that women protests against male domination and the quest for equality is a modern phenomenon. Not so. Throughout history there's plenty of testimony that women always battled against male hegemony. There are many examples that in many a nation females were subjected to discrimination but there were also some who declined to be egg carriers and succeeded in breaking taboos and barriers. From Boudica to Queen Bess, Marie Curie, Marie Stopes and a legion of others, many ladies have proved that power and success are not the prerogative of men. I abhor misogyny and favour philogyny. But while some fuss that there is them and us I remain an optimist. I have faith that man will stop being a chauvinist and hope that no woman will ever be a misandrist.
gentlemanly cartoon holes in crash-test walls while actual men with calipers and laser beams charted the mannish space they left behind.
So, as ever, she slipped through too bulky seat belts,
or, beneath the steering column, improperly restrained, she crashed the dashboard, went through the windscreen, unprotected by the crumple zones, far more like to die.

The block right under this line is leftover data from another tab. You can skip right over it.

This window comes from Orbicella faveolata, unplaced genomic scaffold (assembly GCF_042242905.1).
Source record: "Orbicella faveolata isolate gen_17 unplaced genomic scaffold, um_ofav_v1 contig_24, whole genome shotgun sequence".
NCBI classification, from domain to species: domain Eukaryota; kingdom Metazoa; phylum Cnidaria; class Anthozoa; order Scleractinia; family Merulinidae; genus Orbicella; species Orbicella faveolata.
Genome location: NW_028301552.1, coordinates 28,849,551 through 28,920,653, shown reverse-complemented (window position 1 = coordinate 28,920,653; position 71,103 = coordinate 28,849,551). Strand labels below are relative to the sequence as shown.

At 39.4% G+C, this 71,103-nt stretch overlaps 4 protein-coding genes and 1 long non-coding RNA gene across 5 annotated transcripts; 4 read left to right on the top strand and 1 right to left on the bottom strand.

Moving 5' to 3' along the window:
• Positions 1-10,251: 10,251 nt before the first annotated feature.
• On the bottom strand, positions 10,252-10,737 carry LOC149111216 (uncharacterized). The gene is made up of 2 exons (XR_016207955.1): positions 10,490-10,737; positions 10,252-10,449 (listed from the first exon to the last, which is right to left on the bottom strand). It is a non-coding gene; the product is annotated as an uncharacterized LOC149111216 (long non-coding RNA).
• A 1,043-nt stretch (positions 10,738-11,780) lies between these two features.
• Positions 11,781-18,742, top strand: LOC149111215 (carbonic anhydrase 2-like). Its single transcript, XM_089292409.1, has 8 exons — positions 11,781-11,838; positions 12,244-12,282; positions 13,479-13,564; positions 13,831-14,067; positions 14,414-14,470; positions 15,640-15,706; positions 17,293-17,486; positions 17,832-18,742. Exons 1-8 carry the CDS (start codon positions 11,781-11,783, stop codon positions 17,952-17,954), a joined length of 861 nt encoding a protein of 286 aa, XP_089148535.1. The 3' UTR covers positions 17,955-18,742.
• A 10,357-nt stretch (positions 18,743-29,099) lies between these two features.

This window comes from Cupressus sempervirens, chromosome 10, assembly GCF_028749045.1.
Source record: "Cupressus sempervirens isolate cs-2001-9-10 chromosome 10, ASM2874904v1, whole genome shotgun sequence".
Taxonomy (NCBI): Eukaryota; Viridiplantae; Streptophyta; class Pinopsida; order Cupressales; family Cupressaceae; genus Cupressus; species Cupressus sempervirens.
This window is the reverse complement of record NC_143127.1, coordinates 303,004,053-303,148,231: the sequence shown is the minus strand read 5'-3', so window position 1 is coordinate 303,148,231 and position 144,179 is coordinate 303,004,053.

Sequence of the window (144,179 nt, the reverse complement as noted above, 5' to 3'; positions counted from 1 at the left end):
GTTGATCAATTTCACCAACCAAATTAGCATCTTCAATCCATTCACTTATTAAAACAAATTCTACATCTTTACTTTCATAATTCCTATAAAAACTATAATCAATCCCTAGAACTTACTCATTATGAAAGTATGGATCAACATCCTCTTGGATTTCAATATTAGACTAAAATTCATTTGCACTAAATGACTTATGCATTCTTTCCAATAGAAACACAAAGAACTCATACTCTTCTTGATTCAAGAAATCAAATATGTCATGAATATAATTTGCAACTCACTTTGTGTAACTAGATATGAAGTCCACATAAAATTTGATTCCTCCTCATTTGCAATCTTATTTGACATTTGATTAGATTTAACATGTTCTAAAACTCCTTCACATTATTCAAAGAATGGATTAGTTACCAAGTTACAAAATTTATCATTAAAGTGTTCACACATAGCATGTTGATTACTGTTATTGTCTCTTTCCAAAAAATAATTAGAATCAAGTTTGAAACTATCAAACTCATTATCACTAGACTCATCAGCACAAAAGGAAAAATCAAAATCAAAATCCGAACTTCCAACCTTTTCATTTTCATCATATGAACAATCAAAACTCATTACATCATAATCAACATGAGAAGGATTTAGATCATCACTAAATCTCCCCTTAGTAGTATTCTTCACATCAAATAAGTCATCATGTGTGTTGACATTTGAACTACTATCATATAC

And there were never any dummies for the woman in the passenger seat, in her women’s place; because no man was ever curious enough to see the difference she made by being there.
It always was the men, techie boys and nerds, caught up in data, algorithms, routines, who programmed everything with a blokey mind, who omitted the question of a feminine side, who avoided the distaff, the brain’s right side, and suppressed rising anima with their animus, not out of animosity, you understand, but filtered out by astigmatic ignorance.
It’s a man’s world, a world of patriarchs, the patriarch, for all his empathy (and then not much) is heard to say, who designed the bridges, the cars that cross them, this electric world, its lights and wires, our industry, its phones and planes and automatic doors?
He implies: it’s chaps like me, and he ignores all those silly women who mapped the stars, who plumbed the biology of cells, lived with apes (who taught more than husbands ever would), who found the skulls of forebears, explored the quantum universe, sent rockets into space, looked inside black coal and spiralled DNA, who won their own prizes for things that some men thought only men could do.
And so there it is: the yawning gap in our assumptions, a chasm, where the wisdom and prowess of half the world is disregarded, left out of the reckoning, just because half the world condemns the rest to seem more useless than itself.